Baduhenna - what do we know about her?

Baduhenna is a Frisian Goddess. What we know about her comes from the famous senator, and historian of the Roman Empire, Tacitus.

The Roman writer Tacitus is the only one who gives us any information on this Goddess. Tacitus writes of ‘the Battle of Baduhenna’, an attack by the Frisians on the Romans who had invaded their lands. For a long time the Frisians didn’t mind the Roman presence, they worked with them and lived alongside them. This changed, however, when Ollenius took control of the area. Ollenius demanded taxes of the Frisians, to be paid in aurochs and skins, something that the Frisians did not have. According to Tacitus the Frisians sold all they could to make the payments, including some who sold their wives and daughters into slavery.

- https://marjolijnmakes.com/2016/07/22/dutch-myths-baduhenna/

Baduhenna is solely attested in book 4, chapter 73 of Tacitus's Annals. In chapters 73 and 74 of Annals, Tacitus   describes the defeat of the Roman army in ancient Frisia:

Original Latin (1st century CE): mox compertum a transfugis nongentos Romanorum apud lucum quem Baduhennae vocant pugna in posterum extracta confectos, et aliam quadringentorum manum occupata Cruptoricis quondam stipendiarî villa, postquam proditio metuebatur, mutuis ictibus procubuisse.

74. Clarum inde inter Germanos Frisium nomen, dissimultane Tiberio damna, ne cui bella permitteret.[2]

           

Church and Brodribb translation (1876):

Soon afterwards it was ascertained from deserters that nine hundred Romans had been cut to pieces in a wood called Baduhenna, after prolonging the fight to the next day, and that another body of four hundred, which had taken possession of the house of one Cruptorix, once a soldier in our pay, fearing betrayal, had perished by mutual slaughter.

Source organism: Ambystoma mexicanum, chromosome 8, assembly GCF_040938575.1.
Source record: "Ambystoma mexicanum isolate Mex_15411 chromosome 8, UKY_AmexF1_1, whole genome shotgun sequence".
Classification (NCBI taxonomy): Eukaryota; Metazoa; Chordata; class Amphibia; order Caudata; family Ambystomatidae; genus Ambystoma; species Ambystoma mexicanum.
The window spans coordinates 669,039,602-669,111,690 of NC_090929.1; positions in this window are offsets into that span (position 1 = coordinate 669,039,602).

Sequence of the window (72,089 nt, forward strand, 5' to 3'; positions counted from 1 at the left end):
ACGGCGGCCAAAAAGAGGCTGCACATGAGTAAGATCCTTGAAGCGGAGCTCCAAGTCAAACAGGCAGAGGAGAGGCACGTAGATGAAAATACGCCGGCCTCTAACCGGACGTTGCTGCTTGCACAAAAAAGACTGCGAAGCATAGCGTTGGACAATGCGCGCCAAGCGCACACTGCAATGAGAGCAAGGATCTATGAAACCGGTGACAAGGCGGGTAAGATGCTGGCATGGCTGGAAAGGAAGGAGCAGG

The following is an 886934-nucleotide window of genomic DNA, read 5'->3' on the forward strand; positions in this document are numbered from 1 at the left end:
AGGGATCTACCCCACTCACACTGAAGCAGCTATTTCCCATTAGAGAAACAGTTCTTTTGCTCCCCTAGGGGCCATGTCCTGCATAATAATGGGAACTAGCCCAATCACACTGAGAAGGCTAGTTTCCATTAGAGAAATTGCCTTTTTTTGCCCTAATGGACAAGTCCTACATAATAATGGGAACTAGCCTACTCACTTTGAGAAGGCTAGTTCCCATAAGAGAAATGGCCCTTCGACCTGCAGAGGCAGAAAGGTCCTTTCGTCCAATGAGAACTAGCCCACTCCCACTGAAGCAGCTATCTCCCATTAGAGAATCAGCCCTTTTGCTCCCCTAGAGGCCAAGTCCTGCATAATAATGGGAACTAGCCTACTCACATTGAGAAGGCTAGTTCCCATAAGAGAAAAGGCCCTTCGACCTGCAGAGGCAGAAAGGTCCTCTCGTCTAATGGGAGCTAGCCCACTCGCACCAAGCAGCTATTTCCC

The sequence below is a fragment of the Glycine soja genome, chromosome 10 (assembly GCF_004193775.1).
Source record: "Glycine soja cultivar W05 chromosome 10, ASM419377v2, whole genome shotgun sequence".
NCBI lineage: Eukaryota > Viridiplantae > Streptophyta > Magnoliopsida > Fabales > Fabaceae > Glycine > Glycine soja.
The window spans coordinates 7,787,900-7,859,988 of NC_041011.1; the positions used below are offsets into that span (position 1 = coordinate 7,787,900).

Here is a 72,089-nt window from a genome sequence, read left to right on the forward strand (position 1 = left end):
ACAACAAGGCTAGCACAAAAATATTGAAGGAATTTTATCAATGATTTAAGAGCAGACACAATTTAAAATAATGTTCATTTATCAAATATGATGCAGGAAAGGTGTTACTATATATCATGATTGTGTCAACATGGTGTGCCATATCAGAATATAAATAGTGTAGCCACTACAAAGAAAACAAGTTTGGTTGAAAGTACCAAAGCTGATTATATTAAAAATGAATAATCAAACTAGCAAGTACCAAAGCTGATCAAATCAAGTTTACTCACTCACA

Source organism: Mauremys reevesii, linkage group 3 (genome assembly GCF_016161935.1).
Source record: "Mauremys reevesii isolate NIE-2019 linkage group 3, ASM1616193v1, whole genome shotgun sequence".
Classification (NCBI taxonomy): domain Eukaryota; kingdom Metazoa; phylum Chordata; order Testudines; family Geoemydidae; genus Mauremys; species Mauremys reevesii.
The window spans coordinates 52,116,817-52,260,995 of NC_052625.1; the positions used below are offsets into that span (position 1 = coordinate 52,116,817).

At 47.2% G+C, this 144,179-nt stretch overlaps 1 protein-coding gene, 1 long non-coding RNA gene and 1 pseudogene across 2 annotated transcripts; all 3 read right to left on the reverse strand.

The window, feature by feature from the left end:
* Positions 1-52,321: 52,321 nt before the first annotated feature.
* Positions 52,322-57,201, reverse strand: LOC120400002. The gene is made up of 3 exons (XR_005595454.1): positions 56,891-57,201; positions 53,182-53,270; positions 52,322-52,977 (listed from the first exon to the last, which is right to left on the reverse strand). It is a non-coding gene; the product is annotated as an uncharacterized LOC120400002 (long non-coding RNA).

74. The Frisian name thus became famous in Germany, and Tiberius kept our losses a secret, not wishing to entrust any one with the war.[3]

https://en.wikipedia.org/wiki/Baduhenna

 

In the year 28 C. E. the Frisians formed their own small army and attacked a Roman fortress called Castellum Flevum, where Ollenius was hiding. The Romans of course fought back and requested reinforcements from a place called Nijmegen today. In response to this, the Frisians withdrew into the Forest of Baduhenna (The Baduhennawald), an inaccessible area they knew intimately. This, as well as the use of small weapons such as hand-axes, gave the Frisians the upper hand in the continued battle. The Frisians killed 900 Roman soldiers that day! Tacitus writes that the Romans had become so paranoid, and so afraid of betrayal that, in the confusion and battle frenzy they even killed 400 of their own soldiers.

In his classical text “Germanica” (De Origine et situ Germanorum, a text I remember reading in class, and translating passages from, as part of my A Level course in Latin, in high school in The Netherlands!) Tacitus explains that the Germanic peoples commonly named their forests for a deity. The forest concerned was then considered sacred to this deity. It enjoyed the protection of this patron deity and also acted as a sacred place, or outdoor sanctuary where this goddess was worshipped. (For more information about tree lore from Old Europe please watch my Rune Drum video)

This is one reason why scholars believe that Baduhenna was a goddess (and not just the name of a place or wood). They have analysed the name of this goddess and some link her to the Germanic figures of the Matres or Matronae (more about that in my book #4! For now see this link: https://brewminate.com/goddesses-in-celtic-religion-the-matres-and-matronae/)